August 3, 2012: Rest as an Ethical Obligation (Va'etchanan)

We have discussed throughout the service the two great themes of Jewish theology, Creation and Revelation, which correspond to the twin conceptions of God as the Creator of the universe and as the Author of the Torah, which correspond to two distinct reasons for Shabbat noted in the Qiddush: zikaron le-ma’aseh breishit, “as a reminder of the work of Creation,” and zecher letzi’at Mitzrayim, “recalling the Exodus from Egypt.” Judaism views the world in two parallel dimensions: the physical and the moral. Furthermore, they reflect each other. The immutable laws of astronomy and physics stem from the same reality as the basic principles of ethics. My teacher Rabbi Arthur Green once compared light and love, the subjects of the first two prayers of the worship service, Maariv Aravim and Ahavat Olam. He said, just as the light from the sun is the ultimate energy source for all physical and biological processes on earth, so, too, love is the ultimate energy source for all human expressions of lovingkindness. They are simply two different manifestations of the same divine force: light in the physical realm, and love in the spiritual realm.

Because the two versions of the Ten Commandments, from the Book of Exodus and from this week’s Torah portion in Deuteronomy, are for the most part identical, the commentators have very little to say the second time around. However, Deuteronomy’s formulation of the Fourth Commandment is new: “You shall observe the Sabbath day and keep it holy… Remember that you were a slave in the land of Egypt and Adonai your God freed you from there”—to which Rashi hastens to add: “God redeemed you on the following condition, that you would be God’s servant and follow God’s commandments.” (Deuteronomy 5:12, 15) I’ve been pondering Rashi’s caveat all week long—through all the meetings, all the appointments, all the tasks, and all the responsibilities that characterize my new position here at Beth Shalom. First of all, his admonition is ironic. It’s ironic that we were freed from slavery only to become God’s servant. That’s like jumping from the frying pan into the fire. But secondly, why does Rashi attach his comment to the Fourth Commandment, the commandment to keep Shabbat, of all places? Why not somewhere else where the Exodus from Egypt is mentioned? Why not to the First Commandment, for example, which reads: “I am Adonai Your God who brought you out of the land of Egypt, the House of Bondage.” That would seem a more fitting place for Rashi to comment that we were given freedom on condition that we become God’s servant.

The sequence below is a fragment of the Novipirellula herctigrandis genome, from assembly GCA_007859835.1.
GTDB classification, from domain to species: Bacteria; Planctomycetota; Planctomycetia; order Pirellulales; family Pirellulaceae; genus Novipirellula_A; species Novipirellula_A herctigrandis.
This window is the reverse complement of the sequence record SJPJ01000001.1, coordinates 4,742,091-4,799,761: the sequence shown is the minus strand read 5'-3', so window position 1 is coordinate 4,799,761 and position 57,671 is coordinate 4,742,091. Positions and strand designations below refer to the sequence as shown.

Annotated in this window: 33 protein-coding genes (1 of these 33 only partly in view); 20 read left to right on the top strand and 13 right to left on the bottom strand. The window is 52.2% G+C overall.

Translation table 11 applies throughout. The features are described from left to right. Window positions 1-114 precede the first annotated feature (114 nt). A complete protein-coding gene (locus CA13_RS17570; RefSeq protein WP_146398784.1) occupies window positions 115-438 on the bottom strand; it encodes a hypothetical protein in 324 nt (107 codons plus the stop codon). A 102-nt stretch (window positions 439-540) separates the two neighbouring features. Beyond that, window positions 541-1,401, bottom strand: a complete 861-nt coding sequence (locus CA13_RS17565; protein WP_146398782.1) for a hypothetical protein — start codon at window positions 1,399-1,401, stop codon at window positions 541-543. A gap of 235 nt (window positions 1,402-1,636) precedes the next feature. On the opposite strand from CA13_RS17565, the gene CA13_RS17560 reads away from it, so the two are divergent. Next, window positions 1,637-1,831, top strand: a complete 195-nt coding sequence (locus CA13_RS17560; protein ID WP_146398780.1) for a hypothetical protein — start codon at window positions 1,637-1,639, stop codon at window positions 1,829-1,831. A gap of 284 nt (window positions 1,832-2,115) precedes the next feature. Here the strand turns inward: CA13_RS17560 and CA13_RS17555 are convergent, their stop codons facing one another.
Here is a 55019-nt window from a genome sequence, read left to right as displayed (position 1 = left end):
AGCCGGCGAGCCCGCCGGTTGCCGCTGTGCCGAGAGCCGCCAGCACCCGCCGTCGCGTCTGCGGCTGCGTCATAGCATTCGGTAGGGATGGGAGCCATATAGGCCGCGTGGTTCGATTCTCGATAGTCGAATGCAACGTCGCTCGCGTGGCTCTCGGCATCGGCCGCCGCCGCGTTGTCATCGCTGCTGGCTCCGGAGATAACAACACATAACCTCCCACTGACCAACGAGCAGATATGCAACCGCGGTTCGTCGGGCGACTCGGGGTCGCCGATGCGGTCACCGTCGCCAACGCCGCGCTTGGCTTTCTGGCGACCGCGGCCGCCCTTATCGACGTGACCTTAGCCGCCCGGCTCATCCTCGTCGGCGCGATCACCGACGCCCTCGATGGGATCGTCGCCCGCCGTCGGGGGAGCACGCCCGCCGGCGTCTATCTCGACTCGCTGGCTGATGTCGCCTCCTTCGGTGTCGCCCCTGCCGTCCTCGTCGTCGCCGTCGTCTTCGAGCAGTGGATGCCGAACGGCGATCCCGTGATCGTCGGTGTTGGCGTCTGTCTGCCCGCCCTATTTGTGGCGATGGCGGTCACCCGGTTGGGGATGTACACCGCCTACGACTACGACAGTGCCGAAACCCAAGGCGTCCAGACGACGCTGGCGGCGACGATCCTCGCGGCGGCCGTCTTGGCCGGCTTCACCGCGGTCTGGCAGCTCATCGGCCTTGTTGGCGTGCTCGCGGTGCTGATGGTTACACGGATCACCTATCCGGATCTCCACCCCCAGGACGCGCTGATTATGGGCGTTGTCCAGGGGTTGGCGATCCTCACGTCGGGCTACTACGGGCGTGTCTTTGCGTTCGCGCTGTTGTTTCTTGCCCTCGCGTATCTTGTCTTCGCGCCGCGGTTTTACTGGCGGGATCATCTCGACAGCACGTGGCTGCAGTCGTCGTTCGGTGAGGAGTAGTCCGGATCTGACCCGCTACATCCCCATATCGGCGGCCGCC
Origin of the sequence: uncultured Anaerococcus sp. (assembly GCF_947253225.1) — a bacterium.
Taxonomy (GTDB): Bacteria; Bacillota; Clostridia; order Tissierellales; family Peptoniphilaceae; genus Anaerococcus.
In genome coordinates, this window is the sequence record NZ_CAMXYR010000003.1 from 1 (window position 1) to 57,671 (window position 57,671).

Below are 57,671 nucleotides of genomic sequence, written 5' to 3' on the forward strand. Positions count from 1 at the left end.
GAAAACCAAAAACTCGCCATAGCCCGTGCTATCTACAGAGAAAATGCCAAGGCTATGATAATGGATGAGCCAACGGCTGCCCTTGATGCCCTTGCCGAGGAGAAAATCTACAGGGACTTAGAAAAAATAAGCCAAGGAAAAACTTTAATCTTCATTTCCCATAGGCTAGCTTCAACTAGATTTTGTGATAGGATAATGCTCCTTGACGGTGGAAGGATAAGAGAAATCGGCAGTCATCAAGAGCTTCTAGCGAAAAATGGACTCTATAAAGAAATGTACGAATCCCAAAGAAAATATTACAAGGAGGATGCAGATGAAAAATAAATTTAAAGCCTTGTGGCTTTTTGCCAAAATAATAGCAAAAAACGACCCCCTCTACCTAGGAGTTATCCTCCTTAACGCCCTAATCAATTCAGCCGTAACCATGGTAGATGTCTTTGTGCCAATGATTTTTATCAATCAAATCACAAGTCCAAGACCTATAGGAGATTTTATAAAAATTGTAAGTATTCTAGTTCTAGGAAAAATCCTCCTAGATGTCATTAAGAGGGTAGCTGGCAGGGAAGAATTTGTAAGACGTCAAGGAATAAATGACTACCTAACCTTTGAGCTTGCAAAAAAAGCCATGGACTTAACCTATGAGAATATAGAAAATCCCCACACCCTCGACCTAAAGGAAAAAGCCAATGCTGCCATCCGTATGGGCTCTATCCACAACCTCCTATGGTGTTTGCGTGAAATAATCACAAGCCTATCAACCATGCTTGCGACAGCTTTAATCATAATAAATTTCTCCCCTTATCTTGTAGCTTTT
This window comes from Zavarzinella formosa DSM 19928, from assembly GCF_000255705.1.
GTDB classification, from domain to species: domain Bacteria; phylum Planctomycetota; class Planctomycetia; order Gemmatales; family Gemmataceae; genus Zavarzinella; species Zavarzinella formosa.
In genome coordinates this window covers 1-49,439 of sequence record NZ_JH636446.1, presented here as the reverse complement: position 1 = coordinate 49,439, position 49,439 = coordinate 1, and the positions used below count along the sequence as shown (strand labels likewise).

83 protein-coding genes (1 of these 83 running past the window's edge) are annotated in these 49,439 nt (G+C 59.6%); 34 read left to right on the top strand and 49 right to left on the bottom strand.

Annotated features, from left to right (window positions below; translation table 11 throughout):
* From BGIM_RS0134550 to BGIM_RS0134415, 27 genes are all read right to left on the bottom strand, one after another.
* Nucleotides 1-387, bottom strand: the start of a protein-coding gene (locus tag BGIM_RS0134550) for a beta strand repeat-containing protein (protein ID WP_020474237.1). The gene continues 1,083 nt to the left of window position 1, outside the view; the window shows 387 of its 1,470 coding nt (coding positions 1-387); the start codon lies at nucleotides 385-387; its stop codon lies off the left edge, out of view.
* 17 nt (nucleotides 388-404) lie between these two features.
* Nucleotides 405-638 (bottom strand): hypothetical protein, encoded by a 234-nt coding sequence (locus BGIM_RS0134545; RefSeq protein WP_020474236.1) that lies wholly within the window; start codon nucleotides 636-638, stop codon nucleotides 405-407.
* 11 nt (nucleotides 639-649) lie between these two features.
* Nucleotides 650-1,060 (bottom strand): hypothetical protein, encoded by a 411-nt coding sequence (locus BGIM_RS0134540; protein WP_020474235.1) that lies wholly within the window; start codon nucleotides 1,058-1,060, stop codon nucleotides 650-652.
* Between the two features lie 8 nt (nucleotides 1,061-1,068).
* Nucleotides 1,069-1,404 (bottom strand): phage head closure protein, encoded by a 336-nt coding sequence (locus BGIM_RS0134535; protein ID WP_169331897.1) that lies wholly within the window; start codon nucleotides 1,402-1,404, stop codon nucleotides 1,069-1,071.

During this phase of my life, I very much feel that I am meant to be an eved ha-Shem, a servant of God. I am pouring myself into my work here at Beth Shalom, stacking appointments one right after the other (forgetting to schedule time to prepare for them and to follow up from them), shifting gears multiple times daily as I go from one work environment to another, and handling three times more e-mail daily than ever before! I am consumed by my work, and loving it! I love the feeling of accomplishment—a sermon well written, a program well executed, an academic degree well earned. I think that’s why I love long-distancing backpacking so much: being able to turn around at the end of the Pacific Crest Trail on the Canadian border, and looking back at Mexico, and saying: I walked all that way. However, somewhere along the way this week, the realization dawned on me: I’m never going to complete all the work here. I’m never going to get to the end of it. No sooner do I write one sermon and there’s another, for next week. No sooner do I prepare one life cycle event and there’s another, thank God! The image that comes to mind is of a constantly flowing brook, a brook that never stops.

Why did Rashi place his injunction to become God’s servant and to follow God’s commandments where he does, embedded within the Fourth Commandment? Rashi is reminding us that we are not God’s servants unless we also follow God’s commandment to rest. The truth is, we are all flowing brooks. The work of our lives is never complete. There is always more. At our meeting this week, I reminded the Religious Observance Committee: we don’t have to plan the perfect High Holiday services this year, because no matter how much effort we put in, we can count on glitches and dissatisfactions. Whatever we don’t get right this year, we’ll improve for next year. We never have the luxury to reach the end of the trail, and say: we have arrived. That’s why we need to rest regularly and celebrate our accomplishments.

Shabbat is not only the crown of Creation. It is the crown of Revelation. The importance of rest is not only a physical principle, but an ethical one. If we engage the incessant flow of work without a break, we not only violate the regular circadian cycle of activity and dormancy that characterizes all living processes, we deny our ability to care for ourselves and for others. There’s an old New Yorker cartoon of commuters in a crowded subway car. In the middle of the frame, a black-hat Rabbi is just winding up a conversation into his cellphone: “And, remember!” he says. “If you need anything, I’m available 24/6!” Ironically, we are more, not less, available to each other, if we are available 24/6, not 24/7. Take time out just to be. You’ll get more done that way. But more importantly, you’ll be happier, you’ll be more loving, and you’ll be at peace.